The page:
Ports are rarely without hastle and hubbub, worthy of escaping at the soonest opportunity. Large ladies swathed in bright print dresses strutted with trays balanced upon their heads, heaving with fruit, fish and sundries for sale. Long, thin wooden pirogues bobbed and jostled cheek by jowl in the shallow port.
This was the first or last taste of dry land for those going to and fro the stilt village of Ganvie, situated far out into and precariously above lake Nokoué. The village was first built in 16th century by the Tofinu people, trying to escaping marauding Fon warriors, who kidnapped men and women to feed the slave trade.
Today, it is home to a staggering 20,000 people trying to escape the marauding pace of everyday life. Ganvie now boasts a school, a hospital, floating shops and even a hotel for the more adventurous. Unsurprisingly, the wooden homes set on stilts above the shimmering lake is a popular tourist sight and easy day trip from the capital, Cotonou.
Arriving at the small port, we were shown into a dusty office to purchase our tickets, pay for our obligatory guide and pick up the cumbersome but equally obligatory orange life vests. I forget the cost but remember thinking, as ever, it seemed expensive locally but yet mere peanuts, if we were back in Europe.
Leaving the bustle of the small port behind us, we slowly motored across the tranquil lake. Every so often, pirogues of varying lengths and widths would pass in the opposite direction. Mostly, they sat low in the water, laden with people sitting in single file and any luggage squeezed in the gaps between. Courteous waves were exchanged though there were very few smiles and, as we learned, they were less than excited about having their photo taken.
Standing up in their narrow boats with great balance, fishermen cast their nets into the waters. Fences of a sort had been created with dried reeds submerged into the shallow lake bed, perhaps to discourage any bigger fish from swimming too much further.
As we entered into the village, all manner of stilted houses were to be found: long and neat, small and rickety, some overflowing with children, others a place of industrious work. A few had noticeably subsided and looked close to collapse, emphasising the potentially fatal perils of poor construction. Whilst most roofs were corrugated metal, the walls were flanks neatly aligned wooden poles, mostly unpainted and left a silvery grey.
Most buildings had a veranda over the water, most noticeable where young infants played without barriers between their enthusiastic high jinx, the edge of the veranda and the lake waters a metre or so below.
We were first deposited at a tourist souvenir emporium. Fun to explore briefly, walking the planks with the water clearly visible below but it served us little purpose. We asked to continue on shortly after. Outside, a floating market of assorted pirogues bobbed together. Ladies in wide brimmed hats sat in their respective boats chatting, angling their hats to ward off the sun and, accidentally on purpose, any potential photographers. In front of them sat a pile of clothes or bags of fruit for sale, which they occasionally rearranged out of pride, habit or boredom.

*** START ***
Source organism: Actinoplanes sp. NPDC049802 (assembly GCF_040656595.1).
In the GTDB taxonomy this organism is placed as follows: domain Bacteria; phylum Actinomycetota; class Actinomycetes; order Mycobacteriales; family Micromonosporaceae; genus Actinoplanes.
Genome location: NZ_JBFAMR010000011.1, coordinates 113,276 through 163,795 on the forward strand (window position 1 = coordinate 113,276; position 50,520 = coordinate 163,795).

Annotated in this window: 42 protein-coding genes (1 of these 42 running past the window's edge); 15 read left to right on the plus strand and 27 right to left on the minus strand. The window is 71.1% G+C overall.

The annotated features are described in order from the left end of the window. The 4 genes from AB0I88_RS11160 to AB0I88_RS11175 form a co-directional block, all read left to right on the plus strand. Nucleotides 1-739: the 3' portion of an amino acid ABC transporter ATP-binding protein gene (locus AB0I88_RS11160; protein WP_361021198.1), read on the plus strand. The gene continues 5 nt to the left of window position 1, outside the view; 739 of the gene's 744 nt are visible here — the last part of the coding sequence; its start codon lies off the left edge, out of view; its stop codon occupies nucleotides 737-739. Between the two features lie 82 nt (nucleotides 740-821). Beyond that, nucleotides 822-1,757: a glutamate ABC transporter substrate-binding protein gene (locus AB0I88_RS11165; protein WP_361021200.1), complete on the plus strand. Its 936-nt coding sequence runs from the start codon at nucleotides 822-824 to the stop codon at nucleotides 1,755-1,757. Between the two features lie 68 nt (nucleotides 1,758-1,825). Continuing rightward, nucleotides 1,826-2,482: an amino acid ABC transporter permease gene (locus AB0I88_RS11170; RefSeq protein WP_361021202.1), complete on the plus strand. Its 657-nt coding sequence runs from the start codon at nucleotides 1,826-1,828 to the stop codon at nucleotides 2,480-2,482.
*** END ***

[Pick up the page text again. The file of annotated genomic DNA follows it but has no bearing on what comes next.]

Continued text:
The waterways were a steady stream of activity, with pirogues piloted by young and old, occasionally bumping and grinding passed each other. Thick patches of purple flowering green lilies covered the less navigable waters under and between the houses.
A gentile tour of half an hour or so was enough for us, absorbing the aquatic architecture and riparian way of life. Our guide was not the most garrulous of fellows and information was hard to extract, exhausting our enquiries and hastening our return.
On the return journey across the humid and hazy waters, we watched with admiration as fishermen cast and re-cast again their nets, yielding painfully little each time. A shirtless man harvested the widespread reads, with his pirogue piled high with his more fruitful efforts. Elsewhere, another man entered the water to tend to a reed fence we had spotted on the outward journey.
It was a fascinating glimpse into this rare way of life, removed from the infrastructure and bureaucracy of the land. The attraction of escaping ‘civilisation’ on land is clearly as strong today as it was when the village was first constructed. The same momentary escape to the water for us tourists clearly marks Ganvie out as a popular and regular sight-seeing destination.
Though nothing too overt was said or done, there were no beaming smiles or a welcoming ‘bonjour’ directed our way, as we had enjoyed without fail across Benin. Rather, the villagers turned their heads away from the gaze of us and our cameras. I left with the overriding impression that the villagers’ desire to escape firmly includes from us tourists too.